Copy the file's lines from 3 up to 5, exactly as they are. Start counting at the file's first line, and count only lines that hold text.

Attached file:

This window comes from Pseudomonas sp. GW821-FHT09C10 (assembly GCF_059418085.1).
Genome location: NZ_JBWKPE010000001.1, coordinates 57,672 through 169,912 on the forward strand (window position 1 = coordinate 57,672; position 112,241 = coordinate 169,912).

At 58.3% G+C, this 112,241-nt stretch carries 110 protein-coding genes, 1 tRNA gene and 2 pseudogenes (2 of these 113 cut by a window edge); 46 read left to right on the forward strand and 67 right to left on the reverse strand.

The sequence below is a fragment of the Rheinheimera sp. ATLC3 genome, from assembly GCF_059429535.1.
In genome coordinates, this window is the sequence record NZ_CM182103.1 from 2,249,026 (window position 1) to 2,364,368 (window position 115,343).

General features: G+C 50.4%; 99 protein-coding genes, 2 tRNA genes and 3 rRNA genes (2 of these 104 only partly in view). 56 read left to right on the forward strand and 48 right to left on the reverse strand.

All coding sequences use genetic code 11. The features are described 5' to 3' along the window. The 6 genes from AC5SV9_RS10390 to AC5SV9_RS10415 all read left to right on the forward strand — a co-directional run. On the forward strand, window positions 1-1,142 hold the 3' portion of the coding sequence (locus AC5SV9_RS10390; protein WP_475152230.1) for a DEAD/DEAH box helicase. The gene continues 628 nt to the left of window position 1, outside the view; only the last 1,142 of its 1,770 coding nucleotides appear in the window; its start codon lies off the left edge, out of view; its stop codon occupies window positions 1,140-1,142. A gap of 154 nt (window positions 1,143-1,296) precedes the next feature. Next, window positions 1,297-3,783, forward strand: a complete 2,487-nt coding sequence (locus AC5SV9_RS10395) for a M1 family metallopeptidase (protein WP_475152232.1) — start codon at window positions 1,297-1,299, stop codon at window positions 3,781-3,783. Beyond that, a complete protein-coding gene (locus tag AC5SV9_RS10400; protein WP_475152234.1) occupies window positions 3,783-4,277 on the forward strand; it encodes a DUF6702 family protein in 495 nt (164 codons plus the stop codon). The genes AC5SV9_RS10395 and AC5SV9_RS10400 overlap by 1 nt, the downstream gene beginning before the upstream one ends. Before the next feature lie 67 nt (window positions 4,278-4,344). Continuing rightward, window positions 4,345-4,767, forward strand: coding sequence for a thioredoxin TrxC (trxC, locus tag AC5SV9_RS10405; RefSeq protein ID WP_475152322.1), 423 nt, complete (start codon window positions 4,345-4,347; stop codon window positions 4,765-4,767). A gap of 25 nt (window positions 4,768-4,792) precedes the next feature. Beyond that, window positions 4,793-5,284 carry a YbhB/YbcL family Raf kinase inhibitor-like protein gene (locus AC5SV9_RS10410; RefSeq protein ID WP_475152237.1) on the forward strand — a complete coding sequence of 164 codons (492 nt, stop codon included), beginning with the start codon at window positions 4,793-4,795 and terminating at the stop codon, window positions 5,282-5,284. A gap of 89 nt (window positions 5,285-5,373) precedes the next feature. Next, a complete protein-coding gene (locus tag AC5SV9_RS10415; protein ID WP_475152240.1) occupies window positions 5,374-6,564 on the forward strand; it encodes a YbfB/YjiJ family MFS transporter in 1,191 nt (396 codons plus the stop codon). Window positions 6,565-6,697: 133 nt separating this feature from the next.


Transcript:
At 58.3% G+C, this 112,241-nt stretch carries 110 protein-coding genes, 1 tRNA gene and 2 pseudogenes (2 of these 113 cut by a window edge); 46 read left to right on the forward strand and 67 right to left on the reverse strand.

The sequence below is a fragment of the Rheinheimera sp. ATLC3 genome, from assembly GCF_059429535.1.
In genome coordinates, this window is the sequence record NZ_CM182103.1 from 2,249,026 (window position 1) to 2,364,368 (window position 115,343).